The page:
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Yukun Yin, Ping Chen, Qiang Yu, Yan Peng, ZeHao Zhu, Jing Tian
(Department of Orthopedics, Zhujiang Hospital, Southern Medical University, Haizhu, Guangzhou, China (mainland))
Med Sci Monit 2018; 24: LBR3274-3282
A low frequency pulsed electromagnetic field (PEMF) has been confirmed to play an important role in promoting the osteogenic differentiation of human bone marrow stem cells (BMSCs). Adipose-derived stem cells (ASCs) possess some attractive characteristics for clinical application compared to BMSCs, such as abundant stem cells from lipoaspirates, faster growth, less discomfort and morbidity during surgery. ASCs can become adipocytes, osteoblasts, chondrocytes, myocytes, neurocytes, and other cell types. Thus, ASCs might be a good alternative in clinical work involving treatment with PEMF.
MATERIAL AND METHODS: Human ASCs (hASCs)were divided into a control group (without PEMF exposure) and an experimental group (PEMF for two hours per day). We examined the effect of PEMF on promoting cell proliferation and osteogenic differentiation from several aspects: CCK-8 proliferation assay, RNA extraction, qRT-PCR detection, western blotting, and immunofluorescence staining experiments.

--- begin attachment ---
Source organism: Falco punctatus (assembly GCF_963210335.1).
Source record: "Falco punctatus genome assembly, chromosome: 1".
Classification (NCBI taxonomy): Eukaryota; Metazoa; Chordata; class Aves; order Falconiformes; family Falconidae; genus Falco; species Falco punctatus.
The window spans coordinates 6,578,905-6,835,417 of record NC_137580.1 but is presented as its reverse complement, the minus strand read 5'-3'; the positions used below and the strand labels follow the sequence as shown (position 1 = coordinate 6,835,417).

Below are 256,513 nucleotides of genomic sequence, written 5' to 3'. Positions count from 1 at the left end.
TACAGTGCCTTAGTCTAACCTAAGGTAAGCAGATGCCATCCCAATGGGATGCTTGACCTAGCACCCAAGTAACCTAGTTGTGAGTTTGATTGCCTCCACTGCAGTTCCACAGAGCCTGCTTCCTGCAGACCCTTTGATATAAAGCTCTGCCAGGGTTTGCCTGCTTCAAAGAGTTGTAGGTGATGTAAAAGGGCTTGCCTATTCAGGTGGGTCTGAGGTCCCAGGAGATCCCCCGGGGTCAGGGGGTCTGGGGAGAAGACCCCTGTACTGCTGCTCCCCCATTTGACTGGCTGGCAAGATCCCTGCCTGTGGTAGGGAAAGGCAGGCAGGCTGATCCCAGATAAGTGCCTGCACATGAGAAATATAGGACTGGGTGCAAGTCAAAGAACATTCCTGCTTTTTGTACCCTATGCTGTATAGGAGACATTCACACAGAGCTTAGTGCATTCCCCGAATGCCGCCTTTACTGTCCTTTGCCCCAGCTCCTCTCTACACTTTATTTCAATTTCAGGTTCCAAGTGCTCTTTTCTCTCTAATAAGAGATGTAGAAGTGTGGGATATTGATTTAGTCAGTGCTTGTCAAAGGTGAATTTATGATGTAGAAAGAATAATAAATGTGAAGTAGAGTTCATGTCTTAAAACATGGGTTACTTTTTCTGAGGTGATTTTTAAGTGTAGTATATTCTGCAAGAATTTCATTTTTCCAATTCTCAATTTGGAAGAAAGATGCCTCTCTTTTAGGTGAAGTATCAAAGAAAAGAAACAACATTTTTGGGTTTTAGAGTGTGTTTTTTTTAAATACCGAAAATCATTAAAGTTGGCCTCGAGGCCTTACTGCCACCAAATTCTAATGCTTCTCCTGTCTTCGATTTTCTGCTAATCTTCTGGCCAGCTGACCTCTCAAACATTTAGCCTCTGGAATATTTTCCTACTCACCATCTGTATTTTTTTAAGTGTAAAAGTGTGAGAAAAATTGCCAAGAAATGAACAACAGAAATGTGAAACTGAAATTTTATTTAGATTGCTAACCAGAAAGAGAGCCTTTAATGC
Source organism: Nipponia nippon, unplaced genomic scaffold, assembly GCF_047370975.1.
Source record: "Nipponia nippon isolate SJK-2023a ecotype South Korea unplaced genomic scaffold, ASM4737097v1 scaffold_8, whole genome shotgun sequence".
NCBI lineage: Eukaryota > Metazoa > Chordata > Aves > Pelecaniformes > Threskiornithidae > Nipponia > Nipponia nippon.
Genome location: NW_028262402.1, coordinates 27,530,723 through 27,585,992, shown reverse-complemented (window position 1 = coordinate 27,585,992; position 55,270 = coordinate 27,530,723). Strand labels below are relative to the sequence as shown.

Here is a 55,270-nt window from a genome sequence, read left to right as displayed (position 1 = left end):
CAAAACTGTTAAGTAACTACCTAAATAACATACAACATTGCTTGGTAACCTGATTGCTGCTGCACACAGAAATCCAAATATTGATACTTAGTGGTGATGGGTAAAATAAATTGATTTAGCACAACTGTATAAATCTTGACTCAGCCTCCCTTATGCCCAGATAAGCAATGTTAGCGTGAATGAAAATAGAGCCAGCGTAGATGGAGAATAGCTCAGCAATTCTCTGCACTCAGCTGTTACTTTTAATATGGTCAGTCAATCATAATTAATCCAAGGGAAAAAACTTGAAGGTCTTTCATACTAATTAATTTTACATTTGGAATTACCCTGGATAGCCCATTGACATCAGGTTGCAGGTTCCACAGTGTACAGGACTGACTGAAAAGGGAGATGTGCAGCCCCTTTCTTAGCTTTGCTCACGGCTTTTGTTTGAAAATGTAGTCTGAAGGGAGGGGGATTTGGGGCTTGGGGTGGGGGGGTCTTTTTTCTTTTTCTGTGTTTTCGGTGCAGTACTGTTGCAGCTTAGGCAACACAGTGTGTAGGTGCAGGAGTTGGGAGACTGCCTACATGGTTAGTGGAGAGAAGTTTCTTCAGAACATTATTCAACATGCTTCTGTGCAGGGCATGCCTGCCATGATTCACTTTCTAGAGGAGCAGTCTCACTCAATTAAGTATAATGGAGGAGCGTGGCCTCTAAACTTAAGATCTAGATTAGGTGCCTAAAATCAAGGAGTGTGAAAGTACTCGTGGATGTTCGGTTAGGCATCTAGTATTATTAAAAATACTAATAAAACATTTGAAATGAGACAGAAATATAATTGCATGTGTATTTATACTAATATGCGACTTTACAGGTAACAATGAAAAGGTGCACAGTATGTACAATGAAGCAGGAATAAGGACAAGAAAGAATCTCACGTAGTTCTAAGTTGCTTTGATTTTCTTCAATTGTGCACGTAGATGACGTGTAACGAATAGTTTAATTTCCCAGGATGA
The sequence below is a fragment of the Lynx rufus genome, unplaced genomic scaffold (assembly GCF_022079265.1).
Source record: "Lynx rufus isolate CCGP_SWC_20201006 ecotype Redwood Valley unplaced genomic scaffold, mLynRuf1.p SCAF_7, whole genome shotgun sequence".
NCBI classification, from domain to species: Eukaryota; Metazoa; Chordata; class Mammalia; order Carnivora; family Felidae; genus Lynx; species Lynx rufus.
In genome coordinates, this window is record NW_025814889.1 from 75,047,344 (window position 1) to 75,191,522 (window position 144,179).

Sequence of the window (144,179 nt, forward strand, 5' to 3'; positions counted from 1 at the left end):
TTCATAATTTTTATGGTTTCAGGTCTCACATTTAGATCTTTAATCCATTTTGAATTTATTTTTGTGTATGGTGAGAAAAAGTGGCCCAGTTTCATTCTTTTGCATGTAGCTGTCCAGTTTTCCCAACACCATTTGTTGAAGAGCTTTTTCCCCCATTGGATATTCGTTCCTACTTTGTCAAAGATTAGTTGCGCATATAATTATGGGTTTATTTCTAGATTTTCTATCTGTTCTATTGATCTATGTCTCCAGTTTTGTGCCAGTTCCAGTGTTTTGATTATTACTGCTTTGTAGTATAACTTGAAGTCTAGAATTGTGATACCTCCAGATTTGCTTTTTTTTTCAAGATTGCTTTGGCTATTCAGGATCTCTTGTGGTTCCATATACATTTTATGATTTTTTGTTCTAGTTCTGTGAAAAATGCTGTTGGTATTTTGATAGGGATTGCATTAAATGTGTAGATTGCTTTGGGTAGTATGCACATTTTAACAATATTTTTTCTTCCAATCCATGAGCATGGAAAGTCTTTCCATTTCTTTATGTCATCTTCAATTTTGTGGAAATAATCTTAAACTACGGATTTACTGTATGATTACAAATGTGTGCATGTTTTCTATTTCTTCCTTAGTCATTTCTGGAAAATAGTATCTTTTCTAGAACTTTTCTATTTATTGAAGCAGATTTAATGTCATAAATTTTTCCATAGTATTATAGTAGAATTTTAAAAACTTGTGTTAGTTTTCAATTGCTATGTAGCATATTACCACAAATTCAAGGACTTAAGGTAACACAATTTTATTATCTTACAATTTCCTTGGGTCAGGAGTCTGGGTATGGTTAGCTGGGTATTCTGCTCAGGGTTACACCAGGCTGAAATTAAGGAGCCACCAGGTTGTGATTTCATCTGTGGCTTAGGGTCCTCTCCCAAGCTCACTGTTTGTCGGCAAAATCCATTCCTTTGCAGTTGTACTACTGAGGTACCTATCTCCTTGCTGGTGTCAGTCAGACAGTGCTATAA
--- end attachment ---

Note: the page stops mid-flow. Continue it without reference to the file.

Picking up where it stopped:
RESULTS: PEMF could promote cell proliferation of human ASCs (hASCs) at an early stage as determined by CCK-8 assay. A specific intensity (1 mT) and frequency (50 Hz) of PEMF promoted osteogenic differentiation in hASCs in alkaline phosphatase (ALP) staining experiments. In addition, bone-related gene expression increased after two weeks of PEMF exposure, the protein expression of OPN, OCN, and RUNX-2 also increased after a longer period (three weeks) of PEMF treatment as determined by western blotting and immunofluorescence staining.
CONCLUSIONS: We found for the first time that PMEF has a role in stimulating cell proliferation of hASCs at an early period, subsequently promoting bone-related gene expression and inducing the expression of related proteins to stimulate osteogenic differentiation.